There’s so much money chasing after the bonds sold by America’s high-tax states that buyers don’t seem to care too much about what credit-rating companies think.
The heavy demand overall has driven municipal yields to their lowest in more than six-decades. And with rates so low, the yield penalties that would typically differentiate a deeply indebted state from a thrifty one have become little more than rounding errors that in some cases contrast with their standing in the ratings pecking order.
California’s general-obligation debt, for example, is yielding about 1 basis points less than the AAA benchmark, even though the state is rated as many as four steps below that, according to data compiled by Bloomberg. New York, one step below AAA, is paying about 8 basis points less than top-rated borrowers. Over the past year, New Jersey’s yield premium has been cut nearly in half even though its rating hasn’t changed. Connecticut’s is roughly a third of what it was.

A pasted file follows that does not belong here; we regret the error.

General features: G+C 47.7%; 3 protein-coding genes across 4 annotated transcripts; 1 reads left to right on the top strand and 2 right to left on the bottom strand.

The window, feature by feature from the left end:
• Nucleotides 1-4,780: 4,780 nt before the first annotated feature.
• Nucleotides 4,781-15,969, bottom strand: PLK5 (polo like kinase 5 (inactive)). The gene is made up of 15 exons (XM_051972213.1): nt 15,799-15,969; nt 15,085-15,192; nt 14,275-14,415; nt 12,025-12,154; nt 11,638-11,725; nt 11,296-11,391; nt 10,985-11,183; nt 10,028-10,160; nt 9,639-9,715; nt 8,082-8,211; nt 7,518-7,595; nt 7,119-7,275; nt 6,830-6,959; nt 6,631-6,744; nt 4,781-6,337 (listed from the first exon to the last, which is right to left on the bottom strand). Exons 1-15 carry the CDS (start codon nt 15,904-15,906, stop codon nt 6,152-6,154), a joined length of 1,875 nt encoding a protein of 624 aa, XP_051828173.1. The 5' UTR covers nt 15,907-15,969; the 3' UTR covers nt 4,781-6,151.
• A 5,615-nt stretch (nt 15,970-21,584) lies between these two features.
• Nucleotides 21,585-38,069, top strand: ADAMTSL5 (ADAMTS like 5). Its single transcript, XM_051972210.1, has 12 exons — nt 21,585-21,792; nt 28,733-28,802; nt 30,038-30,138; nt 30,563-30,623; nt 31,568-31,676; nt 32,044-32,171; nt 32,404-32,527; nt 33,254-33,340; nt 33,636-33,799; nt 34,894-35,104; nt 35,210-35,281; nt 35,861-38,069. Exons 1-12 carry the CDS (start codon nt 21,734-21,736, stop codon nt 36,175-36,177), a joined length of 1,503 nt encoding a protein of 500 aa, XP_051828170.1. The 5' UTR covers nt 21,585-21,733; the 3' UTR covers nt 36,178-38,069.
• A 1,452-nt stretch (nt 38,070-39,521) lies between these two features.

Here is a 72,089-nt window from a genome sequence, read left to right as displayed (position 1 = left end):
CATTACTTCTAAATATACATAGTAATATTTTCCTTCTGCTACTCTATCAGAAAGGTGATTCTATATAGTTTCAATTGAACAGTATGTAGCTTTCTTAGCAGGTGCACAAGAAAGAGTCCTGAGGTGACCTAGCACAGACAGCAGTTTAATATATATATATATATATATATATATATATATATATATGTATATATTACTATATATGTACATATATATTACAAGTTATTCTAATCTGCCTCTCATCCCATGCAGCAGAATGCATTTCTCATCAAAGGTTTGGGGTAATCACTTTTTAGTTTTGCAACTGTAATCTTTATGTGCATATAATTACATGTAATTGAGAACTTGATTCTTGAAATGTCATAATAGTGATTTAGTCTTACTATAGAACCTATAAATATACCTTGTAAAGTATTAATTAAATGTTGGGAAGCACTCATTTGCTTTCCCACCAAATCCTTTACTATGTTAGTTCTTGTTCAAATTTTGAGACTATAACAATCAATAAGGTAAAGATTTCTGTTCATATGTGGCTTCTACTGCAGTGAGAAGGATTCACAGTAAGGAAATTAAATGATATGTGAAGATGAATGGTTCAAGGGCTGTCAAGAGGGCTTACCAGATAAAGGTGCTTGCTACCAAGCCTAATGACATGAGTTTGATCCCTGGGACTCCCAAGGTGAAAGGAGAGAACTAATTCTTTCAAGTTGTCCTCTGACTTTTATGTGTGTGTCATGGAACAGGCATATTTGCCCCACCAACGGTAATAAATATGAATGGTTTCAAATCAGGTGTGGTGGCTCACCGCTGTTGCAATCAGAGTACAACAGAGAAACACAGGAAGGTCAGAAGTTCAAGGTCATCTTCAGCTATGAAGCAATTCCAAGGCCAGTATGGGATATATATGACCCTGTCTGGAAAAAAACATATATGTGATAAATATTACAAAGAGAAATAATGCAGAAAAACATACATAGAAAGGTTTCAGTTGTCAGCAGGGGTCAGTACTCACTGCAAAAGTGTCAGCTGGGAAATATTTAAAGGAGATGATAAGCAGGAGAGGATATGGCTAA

By contrast, bonds issued by AAA rated Texas and Florida, where there’s no state income tax, pay above-benchmark yields.
This dynamic shows how dramatic the demand has become for tax-exempt securities since President Donald Trump’s 2017 tax law limited state and local deductions. That change drove investors in high tax-states like California, New York and New Jersey into municipal bonds as an alternative way to drive down what they owe.
“To boil it down, it’s 99.999% because of the SALT cap,” said James Iselin, portfolio manager at Neuberger Berman Group LLC in New York. “Because there’s is so much demand in the market -- there is less of a credit differentiation that the market is making.”
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